Meeting report

03 October 2016

John Hicks

Those of you who weren't present missed "I'll do it tomorrow", a masterly dissection of the fine art of procrastination from Adrienne Malis - of which, she convinced us, she is a master. The secret is to avoid the guilt associated with "unsuccessful procrastination" by filling your day with good and necessary activities - even if those include mindless and trivial activities. Adrienne gave us some useful websites: radiolab.org and listverse.com where you can head for the bizarre section (her favourite) and find edifying information about items such as "ten terrifying toys from the past". This was an amusing speech delivered fluently and without notes. Surely Adrienne had not procrastinated in its preparation? Or perhaps she procrastinated until the very last minute.

Vita Tasman's speech was about her overseas experiences from her country of origin: Russia. Technically, as she pointed out, these were "overland" experiences: to Finland, France and Italy. Her talk featured drunken Finnish men, French auto toilets (when you can't understand the written instructions the trick is to find the button next to the door when you want to leave) and Italian food. We will look forward to hearing about Vita's overseas experiences at a later date.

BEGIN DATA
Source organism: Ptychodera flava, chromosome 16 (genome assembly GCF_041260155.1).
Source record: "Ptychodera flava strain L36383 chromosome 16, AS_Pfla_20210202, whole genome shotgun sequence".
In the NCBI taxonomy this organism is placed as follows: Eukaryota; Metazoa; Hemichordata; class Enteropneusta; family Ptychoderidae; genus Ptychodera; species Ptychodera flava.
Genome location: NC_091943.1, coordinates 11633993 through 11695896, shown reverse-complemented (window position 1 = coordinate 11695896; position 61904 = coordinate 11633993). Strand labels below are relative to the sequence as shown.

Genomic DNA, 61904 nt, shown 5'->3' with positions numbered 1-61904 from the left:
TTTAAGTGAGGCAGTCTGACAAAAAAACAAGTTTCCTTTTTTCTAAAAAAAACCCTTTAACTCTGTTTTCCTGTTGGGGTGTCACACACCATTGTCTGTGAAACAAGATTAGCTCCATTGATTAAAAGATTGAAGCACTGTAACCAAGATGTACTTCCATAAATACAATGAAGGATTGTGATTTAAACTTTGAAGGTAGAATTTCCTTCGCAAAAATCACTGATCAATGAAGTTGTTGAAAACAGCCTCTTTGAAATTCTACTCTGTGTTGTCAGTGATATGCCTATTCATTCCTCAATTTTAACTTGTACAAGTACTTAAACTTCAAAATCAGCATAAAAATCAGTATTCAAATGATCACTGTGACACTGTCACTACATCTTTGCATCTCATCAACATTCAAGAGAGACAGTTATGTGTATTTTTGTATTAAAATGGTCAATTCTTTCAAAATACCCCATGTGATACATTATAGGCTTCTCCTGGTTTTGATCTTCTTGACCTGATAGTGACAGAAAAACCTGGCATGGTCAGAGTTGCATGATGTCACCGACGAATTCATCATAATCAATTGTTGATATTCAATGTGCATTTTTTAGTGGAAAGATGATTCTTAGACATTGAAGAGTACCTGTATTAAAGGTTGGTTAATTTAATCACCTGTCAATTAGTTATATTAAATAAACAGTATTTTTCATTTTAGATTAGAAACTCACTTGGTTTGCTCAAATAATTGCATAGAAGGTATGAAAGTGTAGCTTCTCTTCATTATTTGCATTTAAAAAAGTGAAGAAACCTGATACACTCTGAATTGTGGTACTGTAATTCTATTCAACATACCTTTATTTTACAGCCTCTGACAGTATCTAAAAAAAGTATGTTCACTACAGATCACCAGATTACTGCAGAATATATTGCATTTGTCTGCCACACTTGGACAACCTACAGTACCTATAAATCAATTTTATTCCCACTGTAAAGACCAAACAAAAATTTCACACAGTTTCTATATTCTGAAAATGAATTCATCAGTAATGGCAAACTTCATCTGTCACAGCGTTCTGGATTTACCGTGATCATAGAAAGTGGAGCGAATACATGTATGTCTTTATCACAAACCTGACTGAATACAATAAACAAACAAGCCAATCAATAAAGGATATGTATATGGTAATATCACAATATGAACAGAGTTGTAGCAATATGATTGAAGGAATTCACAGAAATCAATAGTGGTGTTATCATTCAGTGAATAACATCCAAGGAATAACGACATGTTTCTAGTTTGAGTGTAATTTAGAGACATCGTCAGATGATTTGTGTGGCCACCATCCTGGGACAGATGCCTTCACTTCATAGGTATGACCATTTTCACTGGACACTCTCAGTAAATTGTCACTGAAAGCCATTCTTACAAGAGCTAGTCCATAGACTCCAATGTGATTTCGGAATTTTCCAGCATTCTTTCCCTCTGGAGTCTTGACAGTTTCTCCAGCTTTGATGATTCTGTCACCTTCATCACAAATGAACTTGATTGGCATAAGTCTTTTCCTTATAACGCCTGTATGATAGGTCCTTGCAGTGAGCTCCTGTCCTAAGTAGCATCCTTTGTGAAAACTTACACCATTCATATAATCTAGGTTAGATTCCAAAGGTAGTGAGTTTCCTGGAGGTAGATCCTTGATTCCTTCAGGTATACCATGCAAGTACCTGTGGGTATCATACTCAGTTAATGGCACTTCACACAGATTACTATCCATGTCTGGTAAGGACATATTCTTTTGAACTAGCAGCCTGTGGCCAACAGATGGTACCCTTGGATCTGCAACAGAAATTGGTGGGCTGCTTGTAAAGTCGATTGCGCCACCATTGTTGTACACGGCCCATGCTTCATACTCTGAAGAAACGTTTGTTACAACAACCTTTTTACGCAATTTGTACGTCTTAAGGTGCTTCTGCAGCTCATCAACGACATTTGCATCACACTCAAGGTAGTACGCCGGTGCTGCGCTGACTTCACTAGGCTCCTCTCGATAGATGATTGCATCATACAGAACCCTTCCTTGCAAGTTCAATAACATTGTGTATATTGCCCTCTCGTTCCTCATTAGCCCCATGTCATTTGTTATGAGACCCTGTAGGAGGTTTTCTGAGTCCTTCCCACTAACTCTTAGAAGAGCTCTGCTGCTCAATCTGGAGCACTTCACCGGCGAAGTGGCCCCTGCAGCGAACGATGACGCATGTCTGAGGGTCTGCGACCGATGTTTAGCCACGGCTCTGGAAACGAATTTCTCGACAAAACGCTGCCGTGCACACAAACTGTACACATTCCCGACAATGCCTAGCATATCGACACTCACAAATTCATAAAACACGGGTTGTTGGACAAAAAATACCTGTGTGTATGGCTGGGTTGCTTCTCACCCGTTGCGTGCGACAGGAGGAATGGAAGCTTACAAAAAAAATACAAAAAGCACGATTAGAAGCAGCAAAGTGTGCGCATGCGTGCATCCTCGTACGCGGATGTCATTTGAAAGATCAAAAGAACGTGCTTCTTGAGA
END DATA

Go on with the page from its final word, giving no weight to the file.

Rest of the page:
I was impressed with the very capable evaluations of both these speeches by Doreen Bestmann and Helen Peate.

The table topics presented difficulties for some. I take full responsibility. It is far easier to dream up the responses people could make to your chosen topics in the time-rich comfort of your own home, than for your victims to respond with something vaguely rational when your pet topic is thrust upon them with nil notice. For the record, Doreen had no trouble doing it her way; Lillian Meng (Don't Worry, be Happy) had her audience singing in support; Michael Shand didn't play with the gypsies in the wood; Helen, professing unfamiliarity with New Orleans, identified the House of the Rising Sun as a brothel but, for reasons of delicacy, failed to elaborate; Lloyd Bathurst expended a mere 26 seconds on "I can't get no satisfaction", before returning to his sanctuary behind the lights and gavel of the Timer's desk. 

I hereby give notice that I have submitted this report without first checking out Adrienne's websites, in the full knowledge that to delay is to procrastinate ...